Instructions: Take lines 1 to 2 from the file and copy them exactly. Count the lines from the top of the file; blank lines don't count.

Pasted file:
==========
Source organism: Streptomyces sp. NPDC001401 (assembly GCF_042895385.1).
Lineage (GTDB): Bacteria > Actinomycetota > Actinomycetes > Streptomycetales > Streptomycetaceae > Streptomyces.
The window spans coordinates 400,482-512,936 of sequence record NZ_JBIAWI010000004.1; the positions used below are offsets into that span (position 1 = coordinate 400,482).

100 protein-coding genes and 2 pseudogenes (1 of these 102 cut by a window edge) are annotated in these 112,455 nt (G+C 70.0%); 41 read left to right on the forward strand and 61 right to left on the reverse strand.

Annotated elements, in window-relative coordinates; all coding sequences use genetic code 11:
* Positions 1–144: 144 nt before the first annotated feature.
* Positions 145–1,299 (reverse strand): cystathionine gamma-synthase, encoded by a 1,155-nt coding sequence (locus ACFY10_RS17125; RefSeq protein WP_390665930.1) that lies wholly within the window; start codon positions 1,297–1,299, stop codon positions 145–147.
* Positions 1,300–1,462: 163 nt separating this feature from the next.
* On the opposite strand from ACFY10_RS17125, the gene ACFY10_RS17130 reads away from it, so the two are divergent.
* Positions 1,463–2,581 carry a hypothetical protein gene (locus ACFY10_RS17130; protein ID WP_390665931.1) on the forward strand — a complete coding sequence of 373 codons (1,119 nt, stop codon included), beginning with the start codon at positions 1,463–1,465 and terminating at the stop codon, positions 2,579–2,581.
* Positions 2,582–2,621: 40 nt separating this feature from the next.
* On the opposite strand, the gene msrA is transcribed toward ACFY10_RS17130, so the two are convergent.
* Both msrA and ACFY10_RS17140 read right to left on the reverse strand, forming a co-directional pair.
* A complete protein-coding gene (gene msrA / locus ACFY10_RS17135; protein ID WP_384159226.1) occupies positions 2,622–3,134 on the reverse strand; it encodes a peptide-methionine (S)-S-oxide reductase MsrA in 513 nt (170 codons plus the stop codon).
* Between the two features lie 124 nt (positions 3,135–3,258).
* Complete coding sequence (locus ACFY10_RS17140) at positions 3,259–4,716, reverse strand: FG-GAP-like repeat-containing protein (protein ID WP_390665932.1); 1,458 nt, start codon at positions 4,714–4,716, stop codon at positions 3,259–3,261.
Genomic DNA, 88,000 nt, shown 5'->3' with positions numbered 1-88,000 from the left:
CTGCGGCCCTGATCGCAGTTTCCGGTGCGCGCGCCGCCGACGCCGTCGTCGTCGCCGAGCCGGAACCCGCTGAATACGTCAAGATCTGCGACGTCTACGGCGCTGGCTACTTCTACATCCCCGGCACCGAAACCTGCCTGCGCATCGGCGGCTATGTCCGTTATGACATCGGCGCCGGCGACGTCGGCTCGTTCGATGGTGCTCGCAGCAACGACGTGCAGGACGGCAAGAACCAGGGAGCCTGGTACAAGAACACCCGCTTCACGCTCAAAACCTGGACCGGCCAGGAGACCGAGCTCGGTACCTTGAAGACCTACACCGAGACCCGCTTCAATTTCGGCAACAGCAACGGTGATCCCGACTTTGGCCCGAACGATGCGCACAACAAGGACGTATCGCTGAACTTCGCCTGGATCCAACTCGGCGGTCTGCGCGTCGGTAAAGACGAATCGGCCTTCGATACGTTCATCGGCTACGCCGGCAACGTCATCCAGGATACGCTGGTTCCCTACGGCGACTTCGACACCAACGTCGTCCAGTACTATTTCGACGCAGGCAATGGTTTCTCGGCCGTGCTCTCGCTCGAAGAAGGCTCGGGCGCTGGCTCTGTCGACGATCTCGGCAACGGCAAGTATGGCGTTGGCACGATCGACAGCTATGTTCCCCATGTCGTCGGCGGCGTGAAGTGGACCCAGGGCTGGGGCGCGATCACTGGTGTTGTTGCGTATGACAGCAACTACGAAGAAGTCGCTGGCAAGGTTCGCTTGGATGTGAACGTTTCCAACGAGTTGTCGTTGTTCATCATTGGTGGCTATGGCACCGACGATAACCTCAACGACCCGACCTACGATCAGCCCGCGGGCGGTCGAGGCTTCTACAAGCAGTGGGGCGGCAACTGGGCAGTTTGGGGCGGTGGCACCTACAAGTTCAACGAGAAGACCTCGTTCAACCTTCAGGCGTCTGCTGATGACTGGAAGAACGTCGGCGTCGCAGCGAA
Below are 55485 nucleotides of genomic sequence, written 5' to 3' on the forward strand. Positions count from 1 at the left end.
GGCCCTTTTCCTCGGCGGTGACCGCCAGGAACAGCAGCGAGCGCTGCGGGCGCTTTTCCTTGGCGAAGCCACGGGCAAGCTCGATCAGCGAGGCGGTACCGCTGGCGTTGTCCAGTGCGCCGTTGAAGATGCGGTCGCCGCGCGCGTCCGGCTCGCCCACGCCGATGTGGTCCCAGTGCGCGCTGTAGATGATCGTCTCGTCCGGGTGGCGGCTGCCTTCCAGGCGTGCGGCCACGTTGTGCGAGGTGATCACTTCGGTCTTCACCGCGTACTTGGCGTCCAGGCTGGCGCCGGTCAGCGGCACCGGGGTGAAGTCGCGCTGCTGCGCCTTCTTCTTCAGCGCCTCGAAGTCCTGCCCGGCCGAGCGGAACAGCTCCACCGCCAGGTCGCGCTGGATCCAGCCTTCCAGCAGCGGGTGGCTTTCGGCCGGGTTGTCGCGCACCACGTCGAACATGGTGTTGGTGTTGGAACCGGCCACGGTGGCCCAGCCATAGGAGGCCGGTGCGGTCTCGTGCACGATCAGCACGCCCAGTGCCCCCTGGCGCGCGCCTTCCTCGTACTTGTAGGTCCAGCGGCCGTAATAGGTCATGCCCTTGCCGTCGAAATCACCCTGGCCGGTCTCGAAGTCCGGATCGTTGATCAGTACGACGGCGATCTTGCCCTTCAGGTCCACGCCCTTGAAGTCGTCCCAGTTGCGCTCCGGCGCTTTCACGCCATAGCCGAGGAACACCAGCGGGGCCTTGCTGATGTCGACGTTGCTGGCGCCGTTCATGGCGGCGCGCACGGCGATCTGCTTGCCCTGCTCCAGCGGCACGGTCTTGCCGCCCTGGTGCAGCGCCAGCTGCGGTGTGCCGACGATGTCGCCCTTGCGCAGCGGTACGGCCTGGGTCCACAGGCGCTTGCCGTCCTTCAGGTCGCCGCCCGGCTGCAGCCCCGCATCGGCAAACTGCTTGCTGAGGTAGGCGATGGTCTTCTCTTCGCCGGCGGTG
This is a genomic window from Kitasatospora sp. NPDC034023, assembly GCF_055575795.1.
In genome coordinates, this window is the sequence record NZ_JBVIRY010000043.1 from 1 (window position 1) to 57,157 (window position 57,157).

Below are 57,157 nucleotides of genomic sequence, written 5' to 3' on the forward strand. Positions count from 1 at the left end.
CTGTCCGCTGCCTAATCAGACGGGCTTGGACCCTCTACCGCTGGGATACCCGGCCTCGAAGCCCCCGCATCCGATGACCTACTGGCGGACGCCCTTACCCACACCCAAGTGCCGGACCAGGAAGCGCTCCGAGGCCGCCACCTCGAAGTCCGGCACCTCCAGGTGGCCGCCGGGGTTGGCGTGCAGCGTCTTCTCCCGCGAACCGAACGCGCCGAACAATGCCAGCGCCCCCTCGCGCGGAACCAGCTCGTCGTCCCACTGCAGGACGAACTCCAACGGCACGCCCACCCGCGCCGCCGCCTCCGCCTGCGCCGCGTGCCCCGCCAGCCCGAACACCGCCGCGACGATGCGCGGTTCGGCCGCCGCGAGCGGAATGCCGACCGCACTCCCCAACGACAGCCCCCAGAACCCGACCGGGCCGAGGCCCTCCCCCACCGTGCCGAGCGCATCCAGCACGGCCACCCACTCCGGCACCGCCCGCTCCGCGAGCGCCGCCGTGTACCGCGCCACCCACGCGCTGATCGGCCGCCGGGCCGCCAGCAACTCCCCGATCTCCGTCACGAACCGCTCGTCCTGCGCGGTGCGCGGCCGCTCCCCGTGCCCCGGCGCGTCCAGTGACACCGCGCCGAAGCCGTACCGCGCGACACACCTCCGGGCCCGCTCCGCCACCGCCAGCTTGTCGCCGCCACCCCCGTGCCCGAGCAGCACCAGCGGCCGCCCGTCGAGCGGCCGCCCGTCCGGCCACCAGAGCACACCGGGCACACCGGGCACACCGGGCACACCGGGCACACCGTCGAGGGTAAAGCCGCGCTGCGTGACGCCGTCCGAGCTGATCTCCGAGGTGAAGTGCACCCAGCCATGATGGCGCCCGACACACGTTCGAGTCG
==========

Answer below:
Source organism: Streptomyces sp. NPDC001401 (assembly GCF_042895385.1).
Lineage (GTDB): Bacteria > Actinomycetota > Actinomycetes > Streptomycetales > Streptomycetaceae > Streptomyces.